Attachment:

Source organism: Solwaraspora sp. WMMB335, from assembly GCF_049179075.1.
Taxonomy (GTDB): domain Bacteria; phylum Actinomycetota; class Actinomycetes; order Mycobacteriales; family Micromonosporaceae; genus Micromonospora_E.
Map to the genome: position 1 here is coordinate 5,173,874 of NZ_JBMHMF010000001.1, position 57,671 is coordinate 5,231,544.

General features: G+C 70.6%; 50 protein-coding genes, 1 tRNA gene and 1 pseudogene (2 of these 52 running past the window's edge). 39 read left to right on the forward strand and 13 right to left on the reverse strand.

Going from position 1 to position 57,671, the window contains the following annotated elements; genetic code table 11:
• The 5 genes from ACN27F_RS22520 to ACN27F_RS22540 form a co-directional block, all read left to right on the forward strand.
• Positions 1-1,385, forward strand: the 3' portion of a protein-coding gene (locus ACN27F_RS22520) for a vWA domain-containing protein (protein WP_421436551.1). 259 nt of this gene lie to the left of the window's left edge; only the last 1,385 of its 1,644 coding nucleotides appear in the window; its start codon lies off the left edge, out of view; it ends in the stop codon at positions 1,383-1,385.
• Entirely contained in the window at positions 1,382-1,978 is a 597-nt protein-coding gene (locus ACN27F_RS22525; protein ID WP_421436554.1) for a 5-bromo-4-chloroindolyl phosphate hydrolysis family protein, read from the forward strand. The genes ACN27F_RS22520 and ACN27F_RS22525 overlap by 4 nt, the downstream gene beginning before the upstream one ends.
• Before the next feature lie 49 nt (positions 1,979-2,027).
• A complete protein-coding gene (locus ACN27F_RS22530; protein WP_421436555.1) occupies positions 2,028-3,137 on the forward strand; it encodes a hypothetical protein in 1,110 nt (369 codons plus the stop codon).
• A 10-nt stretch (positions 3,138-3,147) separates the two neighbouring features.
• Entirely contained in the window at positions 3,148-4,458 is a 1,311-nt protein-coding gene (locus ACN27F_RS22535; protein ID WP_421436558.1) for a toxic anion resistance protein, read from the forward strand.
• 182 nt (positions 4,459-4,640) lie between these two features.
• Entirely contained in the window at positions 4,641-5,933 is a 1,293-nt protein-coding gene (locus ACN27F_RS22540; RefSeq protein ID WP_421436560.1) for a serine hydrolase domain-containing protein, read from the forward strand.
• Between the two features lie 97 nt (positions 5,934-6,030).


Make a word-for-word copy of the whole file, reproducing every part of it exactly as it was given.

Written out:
Source organism: Solwaraspora sp. WMMB335, from assembly GCF_049179075.1.
Taxonomy (GTDB): domain Bacteria; phylum Actinomycetota; class Actinomycetes; order Mycobacteriales; family Micromonosporaceae; genus Micromonospora_E.
Map to the genome: position 1 here is coordinate 5,173,874 of NZ_JBMHMF010000001.1, position 57,671 is coordinate 5,231,544.

General features: G+C 70.6%; 50 protein-coding genes, 1 tRNA gene and 1 pseudogene (2 of these 52 running past the window's edge). 39 read left to right on the forward strand and 13 right to left on the reverse strand.

Going from position 1 to position 57,671, the window contains the following annotated elements; genetic code table 11:
• The 5 genes from ACN27F_RS22520 to ACN27F_RS22540 form a co-directional block, all read left to right on the forward strand.
• Positions 1-1,385, forward strand: the 3' portion of a protein-coding gene (locus ACN27F_RS22520) for a vWA domain-containing protein (protein WP_421436551.1). 259 nt of this gene lie to the left of the window's left edge; only the last 1,385 of its 1,644 coding nucleotides appear in the window; its start codon lies off the left edge, out of view; it ends in the stop codon at positions 1,383-1,385.
• Entirely contained in the window at positions 1,382-1,978 is a 597-nt protein-coding gene (locus ACN27F_RS22525; protein ID WP_421436554.1) for a 5-bromo-4-chloroindolyl phosphate hydrolysis family protein, read from the forward strand. The genes ACN27F_RS22520 and ACN27F_RS22525 overlap by 4 nt, the downstream gene beginning before the upstream one ends.
• Before the next feature lie 49 nt (positions 1,979-2,027).
• A complete protein-coding gene (locus ACN27F_RS22530; protein WP_421436555.1) occupies positions 2,028-3,137 on the forward strand; it encodes a hypothetical protein in 1,110 nt (369 codons plus the stop codon).
• A 10-nt stretch (positions 3,138-3,147) separates the two neighbouring features.
• Entirely contained in the window at positions 3,148-4,458 is a 1,311-nt protein-coding gene (locus ACN27F_RS22535; protein ID WP_421436558.1) for a toxic anion resistance protein, read from the forward strand.
• 182 nt (positions 4,459-4,640) lie between these two features.
• Entirely contained in the window at positions 4,641-5,933 is a 1,293-nt protein-coding gene (locus ACN27F_RS22540; RefSeq protein ID WP_421436560.1) for a serine hydrolase domain-containing protein, read from the forward strand.
• Between the two features lie 97 nt (positions 5,934-6,030).